“A lot of my employees live on the edge,” says Falk. “I cried last week thinking about their fragile lives. I’m trying to keep business as normal as possible and stay positive for them. I told them they can eat as much pizza as they want during their shift and every day I’m sending all of them home with a large pizza for their families. I’ve tried to spread around hours as evenly as possible and advertised delivery specials, so hopefully that end of the business will pick up.”
Alaska small business owners are now eligible for loans through the Small Business Administration’s (SBA) Economic Injury Disaster Loan program, which offers up to $2 million in assistance, providing economic support for small businesses suffering from a loss of revenue. The loans may be used to pay fixed debts, payroll, accounts payable, and other bills they can’t pay because of COVID-19. The interest rate is 3.75 percent for small businesses. The loans have long-term repayments in order to keep the payments affordable. Longer loans can be up for thirty years depending on the borrower’s ability to pay.
Almost all small business owners are taking some sort of action adjusting to their changing economic condition or to protect themselves from potential disruption. Just 6 percent of owners have not taken any action in response to the outbreak, a market departure from 52 percent not taking action two weeks ago.
The level of concern among small business owners about the coronavirus impacting their business has elevated significantly over the past two weeks. About 68 percent of small business owners are “very” concerned about its potential impact on their business compared to 16 percent in the earlier survey. Another 23 percent are somewhat concerned and 9 percent are slightly concerned. Just 1 percent are not at all concerned.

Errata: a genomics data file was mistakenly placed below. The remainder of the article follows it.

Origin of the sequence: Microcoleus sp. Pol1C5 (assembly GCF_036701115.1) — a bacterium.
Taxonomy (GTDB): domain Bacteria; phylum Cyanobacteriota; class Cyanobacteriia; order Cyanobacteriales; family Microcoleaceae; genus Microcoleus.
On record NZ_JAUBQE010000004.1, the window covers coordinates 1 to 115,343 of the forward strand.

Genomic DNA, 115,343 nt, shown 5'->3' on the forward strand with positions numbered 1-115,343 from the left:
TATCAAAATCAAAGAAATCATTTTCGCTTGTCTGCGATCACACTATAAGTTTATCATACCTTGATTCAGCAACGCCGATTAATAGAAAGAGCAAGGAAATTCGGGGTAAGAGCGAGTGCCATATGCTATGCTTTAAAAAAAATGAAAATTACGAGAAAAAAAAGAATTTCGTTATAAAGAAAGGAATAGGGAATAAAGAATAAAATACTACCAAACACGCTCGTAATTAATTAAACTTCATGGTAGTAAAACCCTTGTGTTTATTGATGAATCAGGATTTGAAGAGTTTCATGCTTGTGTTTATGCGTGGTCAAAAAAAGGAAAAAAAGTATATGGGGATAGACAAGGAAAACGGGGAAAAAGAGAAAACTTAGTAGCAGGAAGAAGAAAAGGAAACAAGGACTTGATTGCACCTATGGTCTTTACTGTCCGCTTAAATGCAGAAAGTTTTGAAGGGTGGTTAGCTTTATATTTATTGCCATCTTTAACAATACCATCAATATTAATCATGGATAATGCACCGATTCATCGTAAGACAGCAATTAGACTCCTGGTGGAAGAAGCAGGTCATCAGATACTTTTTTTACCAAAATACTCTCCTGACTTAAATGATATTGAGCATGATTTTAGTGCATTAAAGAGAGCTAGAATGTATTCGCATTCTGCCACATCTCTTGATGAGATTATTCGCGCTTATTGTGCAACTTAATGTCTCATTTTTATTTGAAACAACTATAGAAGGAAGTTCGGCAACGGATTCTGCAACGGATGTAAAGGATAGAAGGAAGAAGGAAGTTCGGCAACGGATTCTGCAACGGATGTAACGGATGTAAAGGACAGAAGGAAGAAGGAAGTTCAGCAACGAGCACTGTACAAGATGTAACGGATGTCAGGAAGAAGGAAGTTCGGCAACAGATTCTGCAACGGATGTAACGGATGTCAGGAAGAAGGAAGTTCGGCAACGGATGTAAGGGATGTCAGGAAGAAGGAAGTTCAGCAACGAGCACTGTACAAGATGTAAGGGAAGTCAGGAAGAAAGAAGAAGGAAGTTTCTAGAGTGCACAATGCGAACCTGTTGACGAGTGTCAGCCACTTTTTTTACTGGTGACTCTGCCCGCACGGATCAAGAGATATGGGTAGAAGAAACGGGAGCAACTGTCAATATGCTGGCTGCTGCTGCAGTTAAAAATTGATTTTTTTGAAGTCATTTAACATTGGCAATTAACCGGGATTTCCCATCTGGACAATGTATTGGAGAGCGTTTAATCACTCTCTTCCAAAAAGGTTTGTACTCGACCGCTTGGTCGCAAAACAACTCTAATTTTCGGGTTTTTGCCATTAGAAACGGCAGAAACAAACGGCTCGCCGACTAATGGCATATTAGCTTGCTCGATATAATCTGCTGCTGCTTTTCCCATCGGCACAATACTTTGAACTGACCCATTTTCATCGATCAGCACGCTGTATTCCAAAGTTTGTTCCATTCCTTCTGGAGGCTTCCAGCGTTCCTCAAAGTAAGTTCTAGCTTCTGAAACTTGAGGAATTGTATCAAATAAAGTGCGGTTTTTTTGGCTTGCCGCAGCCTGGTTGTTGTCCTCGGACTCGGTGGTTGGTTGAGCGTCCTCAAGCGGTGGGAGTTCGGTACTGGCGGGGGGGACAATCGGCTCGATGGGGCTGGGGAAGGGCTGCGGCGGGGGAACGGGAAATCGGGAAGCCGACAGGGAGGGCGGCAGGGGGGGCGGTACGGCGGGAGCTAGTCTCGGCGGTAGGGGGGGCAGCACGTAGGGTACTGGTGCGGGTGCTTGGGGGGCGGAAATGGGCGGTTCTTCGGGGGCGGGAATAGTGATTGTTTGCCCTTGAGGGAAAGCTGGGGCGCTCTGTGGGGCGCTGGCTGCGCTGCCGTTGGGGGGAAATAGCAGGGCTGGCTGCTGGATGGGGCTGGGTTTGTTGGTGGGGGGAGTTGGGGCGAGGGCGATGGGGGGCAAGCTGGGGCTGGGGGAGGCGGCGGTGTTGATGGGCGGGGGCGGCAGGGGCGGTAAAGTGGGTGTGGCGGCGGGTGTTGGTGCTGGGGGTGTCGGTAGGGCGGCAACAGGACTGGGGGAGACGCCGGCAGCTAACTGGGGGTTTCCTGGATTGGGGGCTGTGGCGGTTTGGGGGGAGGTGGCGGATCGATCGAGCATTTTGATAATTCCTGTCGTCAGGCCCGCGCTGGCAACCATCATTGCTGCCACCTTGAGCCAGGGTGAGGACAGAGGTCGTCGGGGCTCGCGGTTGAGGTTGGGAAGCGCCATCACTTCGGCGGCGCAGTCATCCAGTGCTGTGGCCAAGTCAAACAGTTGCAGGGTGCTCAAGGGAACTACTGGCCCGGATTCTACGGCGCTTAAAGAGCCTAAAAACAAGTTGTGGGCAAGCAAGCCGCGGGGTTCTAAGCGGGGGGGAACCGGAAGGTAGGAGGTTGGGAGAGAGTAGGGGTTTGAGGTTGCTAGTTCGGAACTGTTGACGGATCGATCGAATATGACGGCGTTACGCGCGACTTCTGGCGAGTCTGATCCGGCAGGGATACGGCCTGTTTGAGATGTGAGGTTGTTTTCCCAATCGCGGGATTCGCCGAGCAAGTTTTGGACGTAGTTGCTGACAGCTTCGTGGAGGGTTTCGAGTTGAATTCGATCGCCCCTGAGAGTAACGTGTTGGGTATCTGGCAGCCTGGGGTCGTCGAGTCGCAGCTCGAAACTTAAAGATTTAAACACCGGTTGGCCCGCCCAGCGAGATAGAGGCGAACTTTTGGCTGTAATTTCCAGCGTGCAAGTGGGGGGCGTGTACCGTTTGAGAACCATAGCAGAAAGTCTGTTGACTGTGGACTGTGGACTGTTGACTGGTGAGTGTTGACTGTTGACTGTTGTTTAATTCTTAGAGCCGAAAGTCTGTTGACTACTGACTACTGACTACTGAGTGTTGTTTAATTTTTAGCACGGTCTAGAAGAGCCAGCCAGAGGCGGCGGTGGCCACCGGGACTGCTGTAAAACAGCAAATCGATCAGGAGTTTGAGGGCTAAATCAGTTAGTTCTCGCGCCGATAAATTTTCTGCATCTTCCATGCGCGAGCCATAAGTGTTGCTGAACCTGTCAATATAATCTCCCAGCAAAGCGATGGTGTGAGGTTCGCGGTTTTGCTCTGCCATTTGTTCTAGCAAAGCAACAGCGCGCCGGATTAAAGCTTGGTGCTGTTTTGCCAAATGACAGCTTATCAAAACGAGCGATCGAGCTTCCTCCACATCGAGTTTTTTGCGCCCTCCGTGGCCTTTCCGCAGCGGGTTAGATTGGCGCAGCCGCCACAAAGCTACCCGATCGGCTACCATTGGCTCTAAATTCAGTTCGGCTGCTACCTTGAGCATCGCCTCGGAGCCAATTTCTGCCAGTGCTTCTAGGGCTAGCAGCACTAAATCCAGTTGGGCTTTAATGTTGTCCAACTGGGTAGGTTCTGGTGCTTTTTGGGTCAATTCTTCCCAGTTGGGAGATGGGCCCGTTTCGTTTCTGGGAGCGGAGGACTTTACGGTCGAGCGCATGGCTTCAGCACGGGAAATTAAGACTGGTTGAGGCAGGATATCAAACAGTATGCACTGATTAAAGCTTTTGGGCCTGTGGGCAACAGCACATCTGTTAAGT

While many small businesses (47 percent) have not talked with their bank about financing needs, 30 percent are planning to do so soon. Another 13 perent have talked with their personal bank already, 9 percent with the SBA about their loan programs, and 1 percent with an online lender.
The vast majority of small businesses are now impacted by the COVID-19 outbreak and owners are taking the threat to their business seriously. Many owners have already sought out financial help and more are planning to do so in the near future. The outbreak will leave few, if any, owners unscathed. According to the NFIB, the economic impact will be immense and now the question is how long will it last and how quickly can the small business sector recover once on the other side. Small business owners are anxious to seek clarity to both questions.
This survey was conducted with a random sample of NFIB’s membership database of approximately 300,000 small business owners. The survey was conducted by email on March 20, 2020. NFIB collected 700 usable responses, all small employers with 1-360 employees.
In This Issue
The Unbroken Supply Chain
Alaskans have some experience both with isolation and sudden emergencies. Earthquakes, volcanic eruptions, seasonal flooding, and wildfires seldom schedule their arrival. And while emerging technology and developing infrastructure have allowed Alaska to become more connected, as Alaskans we know we’re still at the end of the road—even more so for those living beyond the road in Alaska’s remote communities.